Music and lyrics: Cyndi Lauper
Based on the book by Harvey Fierstein
Director and choreographer: Jerry Mitchell
Reviewer: Barbara Michaels(4.5 / 5)
Plaudits for this musical, based on the book by Harvey Fierstein and the 2000 British film, are thick on the ground – and deservedly so. Brash, bright and beautiful throughout, Kinky Boots tells the story of one Charlie Price. An unwanted inheritance from his father leaves Charlie running a shoe manufacturing company in Northampton and forming a partnership with cabaret performer and drag queen Lola. When the business is threatened with closure and bankruptcy Lola saves the day by suggesting the manufacture of high-heeled boots for drag performers. Et voilà!
Some great songs, including those with a message and others which are pure joie de vivre, pack a punch. Kinky Boots is so much more than just another musical. At the heart of it – and what a big heart it is – is a subject which nowadays is, for the most part, treated empathetically, which was not always the case in some communities not that long ago. I refer to transgender – often in the news of late. The story tackles it head on, with the occasional heartbreak yet with fun and verve, dished out by an amazing cast who earned a standing ovation last night in the Donald Gordon theatre in the Wales Millennium Centre in Cardiff.
As Charlie, Joel Harper-Jackson proves, after a slow start, that he can both act and sing, coming into his own in the second half with a rendering of Soul of A Man which tugs at the heart strings. But it has to be said, it is Kayi Ushe’s Lola that steals the show. Ushe gives a scintillating performance as the drag queen and, equally telling, when he appears in male clothing. Lola’s singing of Hold Me in Your Heart as the show nears its close is heart-rending.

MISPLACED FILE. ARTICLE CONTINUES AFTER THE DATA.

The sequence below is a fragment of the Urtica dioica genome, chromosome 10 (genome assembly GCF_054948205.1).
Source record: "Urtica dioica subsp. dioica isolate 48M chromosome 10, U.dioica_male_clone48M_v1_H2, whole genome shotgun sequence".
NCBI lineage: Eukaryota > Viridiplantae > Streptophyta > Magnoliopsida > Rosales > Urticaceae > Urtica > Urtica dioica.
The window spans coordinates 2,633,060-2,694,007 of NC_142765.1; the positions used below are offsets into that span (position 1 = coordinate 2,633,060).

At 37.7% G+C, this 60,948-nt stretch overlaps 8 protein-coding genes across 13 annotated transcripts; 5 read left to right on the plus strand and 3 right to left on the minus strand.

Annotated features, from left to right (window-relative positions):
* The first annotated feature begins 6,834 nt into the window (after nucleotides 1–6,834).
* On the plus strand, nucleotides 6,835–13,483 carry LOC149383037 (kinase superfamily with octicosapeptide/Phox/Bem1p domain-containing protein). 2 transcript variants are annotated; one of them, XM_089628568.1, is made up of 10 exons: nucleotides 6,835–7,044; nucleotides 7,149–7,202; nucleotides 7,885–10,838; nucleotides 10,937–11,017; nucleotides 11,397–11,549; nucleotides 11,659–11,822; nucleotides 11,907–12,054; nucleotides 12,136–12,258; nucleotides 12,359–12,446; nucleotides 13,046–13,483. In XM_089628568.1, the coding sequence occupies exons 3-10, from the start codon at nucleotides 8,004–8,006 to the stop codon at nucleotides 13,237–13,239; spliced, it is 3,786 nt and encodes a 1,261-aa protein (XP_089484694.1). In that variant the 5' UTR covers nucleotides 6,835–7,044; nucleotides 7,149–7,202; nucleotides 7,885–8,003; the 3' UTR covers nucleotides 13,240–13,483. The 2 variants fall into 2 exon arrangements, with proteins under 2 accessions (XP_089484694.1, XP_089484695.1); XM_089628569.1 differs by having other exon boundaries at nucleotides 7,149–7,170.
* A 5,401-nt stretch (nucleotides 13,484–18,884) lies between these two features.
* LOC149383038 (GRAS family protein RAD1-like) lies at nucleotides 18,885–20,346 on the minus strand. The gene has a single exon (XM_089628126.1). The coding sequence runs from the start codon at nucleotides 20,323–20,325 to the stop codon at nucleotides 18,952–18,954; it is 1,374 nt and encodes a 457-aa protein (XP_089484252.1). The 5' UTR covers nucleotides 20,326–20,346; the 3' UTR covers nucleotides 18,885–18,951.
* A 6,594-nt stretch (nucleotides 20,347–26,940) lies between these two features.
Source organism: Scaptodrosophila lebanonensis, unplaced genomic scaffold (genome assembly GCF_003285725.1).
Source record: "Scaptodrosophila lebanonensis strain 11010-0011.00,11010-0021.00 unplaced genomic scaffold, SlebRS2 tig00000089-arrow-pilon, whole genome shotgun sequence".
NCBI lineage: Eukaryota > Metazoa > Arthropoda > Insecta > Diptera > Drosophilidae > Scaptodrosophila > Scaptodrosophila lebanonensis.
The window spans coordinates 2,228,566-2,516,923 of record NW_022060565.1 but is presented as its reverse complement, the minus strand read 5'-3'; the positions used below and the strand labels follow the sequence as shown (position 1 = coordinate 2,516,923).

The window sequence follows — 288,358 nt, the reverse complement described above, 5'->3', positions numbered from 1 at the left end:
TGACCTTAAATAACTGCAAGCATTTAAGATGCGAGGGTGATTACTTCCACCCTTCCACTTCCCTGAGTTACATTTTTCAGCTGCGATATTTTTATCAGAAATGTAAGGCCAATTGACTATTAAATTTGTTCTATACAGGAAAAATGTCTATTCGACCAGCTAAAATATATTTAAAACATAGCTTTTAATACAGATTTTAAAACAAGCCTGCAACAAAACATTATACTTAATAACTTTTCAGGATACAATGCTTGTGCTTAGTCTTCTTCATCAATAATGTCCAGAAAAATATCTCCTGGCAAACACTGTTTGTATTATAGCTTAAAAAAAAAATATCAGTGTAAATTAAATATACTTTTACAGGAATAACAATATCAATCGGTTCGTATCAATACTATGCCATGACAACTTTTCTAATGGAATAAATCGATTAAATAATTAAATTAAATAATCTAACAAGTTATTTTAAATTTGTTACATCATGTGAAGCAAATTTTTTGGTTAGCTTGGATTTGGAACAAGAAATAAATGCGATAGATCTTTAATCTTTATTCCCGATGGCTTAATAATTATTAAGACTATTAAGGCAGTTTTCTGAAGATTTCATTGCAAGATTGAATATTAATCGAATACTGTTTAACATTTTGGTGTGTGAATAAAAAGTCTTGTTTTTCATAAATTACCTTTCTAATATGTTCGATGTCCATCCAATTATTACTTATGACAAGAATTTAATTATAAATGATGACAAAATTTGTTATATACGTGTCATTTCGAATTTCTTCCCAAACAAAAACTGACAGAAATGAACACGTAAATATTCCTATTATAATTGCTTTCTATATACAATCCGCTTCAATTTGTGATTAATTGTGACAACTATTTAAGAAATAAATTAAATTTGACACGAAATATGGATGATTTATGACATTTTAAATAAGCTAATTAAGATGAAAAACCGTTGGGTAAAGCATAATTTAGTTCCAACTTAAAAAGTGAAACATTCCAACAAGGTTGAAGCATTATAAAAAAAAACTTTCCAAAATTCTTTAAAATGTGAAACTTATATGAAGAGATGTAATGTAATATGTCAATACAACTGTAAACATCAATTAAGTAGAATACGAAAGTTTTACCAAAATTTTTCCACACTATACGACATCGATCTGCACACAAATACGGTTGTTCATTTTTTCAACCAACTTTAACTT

Demitri Lampa cuts the mustard as Don, managing to steer clear of the pitfalls of such a role i.e. portraying a so-called masculine prototype with beer belly and a set of out-moded ideas. Adam Price as the factory manager George makes this cameo role his own, although the joke wears a bit thin towards the end of the show. Coronation Street’s Paula Lane as the factory girl sweet on Charlie and Helen Ternent as his erstwhile fiancée Nicola provide an extra fillip.
As for the Angels – the dancers at Lola’s club – wow! Brilliant and believable they sing and dance throughout showing amazing talent and especially outstanding in What A Woman Wants, sung with Lola, Don and factory girl Pat in Act II. Everybody Says Yeah, sung by Charlie, Lola and the Angels with full ensemble, which brings the first half to a close is another gem. You couldn’t wish for better. All aided and abetted by great music, wonderful costumes and David Rockwell’s atmospheric set. Sit back and enjoy the magic that is Kinky Boots.